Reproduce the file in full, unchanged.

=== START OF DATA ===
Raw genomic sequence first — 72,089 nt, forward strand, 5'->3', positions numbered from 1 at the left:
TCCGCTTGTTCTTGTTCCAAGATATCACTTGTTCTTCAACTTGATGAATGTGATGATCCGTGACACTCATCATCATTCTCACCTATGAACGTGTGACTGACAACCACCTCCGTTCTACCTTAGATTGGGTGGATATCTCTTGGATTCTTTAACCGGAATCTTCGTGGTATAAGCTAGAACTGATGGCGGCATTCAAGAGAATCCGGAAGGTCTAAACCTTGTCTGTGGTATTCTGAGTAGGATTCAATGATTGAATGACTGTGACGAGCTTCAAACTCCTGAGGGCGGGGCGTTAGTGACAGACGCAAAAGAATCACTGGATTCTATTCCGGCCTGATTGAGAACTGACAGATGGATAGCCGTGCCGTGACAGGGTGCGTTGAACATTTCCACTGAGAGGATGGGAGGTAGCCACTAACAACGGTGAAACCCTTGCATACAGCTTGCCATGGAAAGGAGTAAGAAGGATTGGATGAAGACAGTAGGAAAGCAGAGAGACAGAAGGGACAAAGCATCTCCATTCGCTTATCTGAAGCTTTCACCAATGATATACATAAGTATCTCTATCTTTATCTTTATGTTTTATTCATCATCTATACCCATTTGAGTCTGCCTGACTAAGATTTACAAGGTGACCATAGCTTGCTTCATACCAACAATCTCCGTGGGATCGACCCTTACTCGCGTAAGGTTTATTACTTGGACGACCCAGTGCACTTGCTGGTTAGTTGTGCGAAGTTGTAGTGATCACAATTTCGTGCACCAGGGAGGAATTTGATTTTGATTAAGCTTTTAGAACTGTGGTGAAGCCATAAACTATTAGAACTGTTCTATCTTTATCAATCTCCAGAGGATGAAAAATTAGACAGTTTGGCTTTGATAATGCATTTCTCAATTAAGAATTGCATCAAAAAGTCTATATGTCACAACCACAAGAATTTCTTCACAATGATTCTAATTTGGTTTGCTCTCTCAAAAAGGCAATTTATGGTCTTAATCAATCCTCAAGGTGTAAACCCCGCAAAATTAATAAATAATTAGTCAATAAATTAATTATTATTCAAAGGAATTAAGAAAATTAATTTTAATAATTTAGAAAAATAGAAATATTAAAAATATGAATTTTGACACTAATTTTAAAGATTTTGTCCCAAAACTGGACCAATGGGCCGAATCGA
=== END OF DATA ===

Raw genomic sequence first — 72,089 nt, forward strand, 5'->3', positions numbered from 1 at the left:
TCCGCTTGTTCTTGTTCCAAGATATCACTTGTTCTTCAACTTGATGAATGTGATGATCCGTGACACTCATCATCATTCTCACCTATGAACGTGTGACTGACAACCACCTCCGTTCTACCTTAGATTGGGTGGATATCTCTTGGATTCTTTAACCGGAATCTTCGTGGTATAAGCTAGAACTGATGGCGGCATTCAAGAGAATCCGGAAGGTCTAAACCTTGTCTGTGGTATTCTGAGTAGGATTCAATGATTGAATGACTGTGACGAGCTTCAAACTCCTGAGGGCGGGGCGTTAGTGACAGACGCAAAAGAATCACTGGATTCTATTCCGGCCTGATTGAGAACTGACAGATGGATAGCCGTGCCGTGACAGGGTGCGTTGAACATTTCCACTGAGAGGATGGGAGGTAGCCACTAACAACGGTGAAACCCTTGCATACAGCTTGCCATGGAAAGGAGTAAGAAGGATTGGATGAAGACAGTAGGAAAGCAGAGAGACAGAAGGGACAAAGCATCTCCATTCGCTTATCTGAAGCTTTCACCAATGATATACATAAGTATCTCTATCTTTATCTTTATGTTTTATTCATCATCTATACCCATTTGAGTCTGCCTGACTAAGATTTACAAGGTGACCATAGCTTGCTTCATACCAACAATCTCCGTGGGATCGACCCTTACTCGCGTAAGGTTTATTACTTGGACGACCCAGTGCACTTGCTGGTTAGTTGTGCGAAGTTGTAGTGATCACAATTTCGTGCACCAGGGAGGAATTTGATTTTGATTAAGCTTTTAGAACTGTGGTGAAGCCATAAACTATTAGAACTGTTCTATCTTTATCAATCTCCAGAGGATGAAAAATTAGACAGTTTGGCTTTGATAATGCATTTCTCAATTAAGAATTGCATCAAAAAGTCTATATGTCACAACCACAAGAATTTCTTCACAATGATTCTAATTTGGTTTGCTCTCTCAAAAAGGCAATTTATGGTCTTAATCAATCCTCAAGGTGTAAACCCCGCAAAATTAATAAATAATTAGTCAATAAATTAATTATTATTCAAAGGAATTAAGAAAATTAATTTTAATAATTTAGAAAAATAGAAATATTAAAAATATGAATTTTGACACTAATTTTAAAGATTTTGTCCCAAAACTGGACCAATGGGCCGAATCGA